Sunday, October 31, 2021

Guest Liturgy: Reformation Sunday 2022

 The following worship service was adapted from one written and graciously offered for free use by the Rev. Carol Holbrook Pritchett. I've copied and pasted the portions of our Confessions and the historical context for those who may not have caught it all during worship!


Today is Reformation Day, a day when we celebrate how the church has grown and changed as it seeks to be Christ's body on earth. This is only the 5th time that Reformation Day has fallen on a Sunday during my lifetime. So to honor this special occasion, I’ve adapted a worship service written by Rev. Carol Holbrook Prickett (who preached here for us this past August).

We stand on the shoulders of countless generations who have sought to love and serve God, interpret the scriptures, and work out their faith in their particular day and time. This service celebrates their legacy by taking a journey through the PC(USA) Book of Confessions. Some of you are very familiar with the confessions, and some of you may know nothing about them. The confessions are, simply, statements of faith; the efforts of various people at various times to make some kind of coherent summary of what Christianity calls us to say and do. These confessions are part of our constitution as Presbyterians, meaning they guide and shape our life together. Pastors and elders vow to be guided by them. They are not scripture, and we do not believe or follow every word they say; but they do witness to the journey our ancestors have taken in gifting us with the church we know today.

Sermon: "The Most Important Word", Deuteronomy 6:1-9/Mark 12:28-34 (Reformation Sunday--October 31, 2021

This sermon was preached to supplement a beautiful Reformation Sunday Worship service written by Rev. Carol Holbrook Prickett that we adapted for use in our congregation.


I frequently hear (and maybe you have, too) a criticism of religion that goes something like this: “Why should I live my life according to outdated documents written by people who lived thousands of years ago?” And I mean, it’s a fair question. Modern society faces issues that our forebearers could never have imagined—healthcare, gun violence, climate change, bodily autonomy, and many more. The world we live in today is very, very different from the world in which people first proclaimed that “the Lord our God is one”.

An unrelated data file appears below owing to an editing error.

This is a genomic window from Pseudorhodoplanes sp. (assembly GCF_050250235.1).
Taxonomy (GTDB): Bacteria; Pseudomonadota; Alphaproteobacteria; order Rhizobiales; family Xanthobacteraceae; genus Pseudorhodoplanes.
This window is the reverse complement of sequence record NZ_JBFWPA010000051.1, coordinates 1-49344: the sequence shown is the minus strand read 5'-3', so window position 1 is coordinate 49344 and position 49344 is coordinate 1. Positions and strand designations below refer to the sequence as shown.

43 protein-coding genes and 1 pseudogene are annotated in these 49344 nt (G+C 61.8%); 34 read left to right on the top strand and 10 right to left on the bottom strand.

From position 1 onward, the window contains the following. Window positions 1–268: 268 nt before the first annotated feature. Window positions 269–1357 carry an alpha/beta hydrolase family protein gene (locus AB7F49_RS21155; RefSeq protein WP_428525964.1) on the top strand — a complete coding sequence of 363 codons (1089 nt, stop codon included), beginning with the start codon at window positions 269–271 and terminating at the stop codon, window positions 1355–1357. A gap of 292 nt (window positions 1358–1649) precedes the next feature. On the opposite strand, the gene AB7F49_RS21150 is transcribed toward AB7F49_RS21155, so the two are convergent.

Sunday, October 10, 2021

Sermon: “Half Glass Theology”, Psalm 22:1-2, 6-8, 11-18/Psalm 22: 3-5, 9-10, 19-24 (October 10, 2021)


Before I begin, I’d like to acknowledge the irony of the fact that the week after I announce that I don’t like preaching from the Psalms, I preach from the Psalms again. Don’t let anyone tell you that the Holy Spirit doesn’t have a sense of humor.

Having said that, let’s hear what the Psalms have to teach us today.

Would you consider yourself a “glass half-empty” or a “glass half-full” type of person? I probably don’t need to explain what I mean; this proverbial phrase is pretty universally understood as shorthand to describe one’s outlook on life—a generally pessimistic person will describe a glass partially filled with liquid as “half empty”, while a more optimistic person will describe that same glass as “half full”. The idea, of course, is that our attitude colors the way we see our circumstances. A “glass half-empty” person will perceive everything around them with a tinge of gloom while a “glass half-full” person will see everything through rose-tinted glasses.

Sunday, October 3, 2021

Sermon: "THOSE PEOPLE", Psalm 26/Mark 2:13-17 (October 3, 2021)


Generally speaking, I don’t like to preach from the psalms. That doesn’t mean that I don’t like *them*; on the contrary, I think they’re a wonderful collection of writings that represent the human side of the divine/mortal relationship very well. But that’s exactly the problem: I love turning to the psalms for empathy and solidarity in my personal faith life, but when it comes to community worship, preaching from the psalms feels like centering the message on humanity instead of God. Preaching from the psalms feels self-indulgent.